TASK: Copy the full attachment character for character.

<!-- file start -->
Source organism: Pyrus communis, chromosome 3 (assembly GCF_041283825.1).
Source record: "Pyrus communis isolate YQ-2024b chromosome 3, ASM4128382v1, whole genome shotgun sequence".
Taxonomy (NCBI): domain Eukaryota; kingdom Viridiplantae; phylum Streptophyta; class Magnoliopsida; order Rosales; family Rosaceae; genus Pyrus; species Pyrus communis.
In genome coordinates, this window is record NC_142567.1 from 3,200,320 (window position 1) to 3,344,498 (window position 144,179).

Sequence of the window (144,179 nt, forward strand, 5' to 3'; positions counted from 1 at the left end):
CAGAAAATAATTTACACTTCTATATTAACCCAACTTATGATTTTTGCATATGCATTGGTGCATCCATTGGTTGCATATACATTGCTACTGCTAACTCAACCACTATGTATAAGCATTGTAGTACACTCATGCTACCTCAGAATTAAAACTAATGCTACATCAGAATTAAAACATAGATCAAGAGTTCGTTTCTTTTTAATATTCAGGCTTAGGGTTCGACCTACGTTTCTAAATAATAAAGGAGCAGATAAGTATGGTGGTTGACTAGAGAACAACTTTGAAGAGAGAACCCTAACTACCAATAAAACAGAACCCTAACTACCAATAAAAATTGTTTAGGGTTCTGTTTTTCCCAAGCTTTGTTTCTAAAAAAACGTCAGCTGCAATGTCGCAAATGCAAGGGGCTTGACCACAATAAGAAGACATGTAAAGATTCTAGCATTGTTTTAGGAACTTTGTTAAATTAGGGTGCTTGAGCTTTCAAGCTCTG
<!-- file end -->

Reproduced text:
Source organism: Pyrus communis, chromosome 3 (assembly GCF_041283825.1).
Source record: "Pyrus communis isolate YQ-2024b chromosome 3, ASM4128382v1, whole genome shotgun sequence".
Taxonomy (NCBI): domain Eukaryota; kingdom Viridiplantae; phylum Streptophyta; class Magnoliopsida; order Rosales; family Rosaceae; genus Pyrus; species Pyrus communis.
In genome coordinates, this window is record NC_142567.1 from 3,200,320 (window position 1) to 3,344,498 (window position 144,179).

Sequence of the window (144,179 nt, forward strand, 5' to 3'; positions counted from 1 at the left end):
CAGAAAATAATTTACACTTCTATATTAACCCAACTTATGATTTTTGCATATGCATTGGTGCATCCATTGGTTGCATATACATTGCTACTGCTAACTCAACCACTATGTATAAGCATTGTAGTACACTCATGCTACCTCAGAATTAAAACTAATGCTACATCAGAATTAAAACATAGATCAAGAGTTCGTTTCTTTTTAATATTCAGGCTTAGGGTTCGACCTACGTTTCTAAATAATAAAGGAGCAGATAAGTATGGTGGTTGACTAGAGAACAACTTTGAAGAGAGAACCCTAACTACCAATAAAACAGAACCCTAACTACCAATAAAAATTGTTTAGGGTTCTGTTTTTCCCAAGCTTTGTTTCTAAAAAAACGTCAGCTGCAATGTCGCAAATGCAAGGGGCTTGACCACAATAAGAAGACATGTAAAGATTCTAGCATTGTTTTAGGAACTTTGTTAAATTAGGGTGCTTGAGCTTTCAAGCTCTG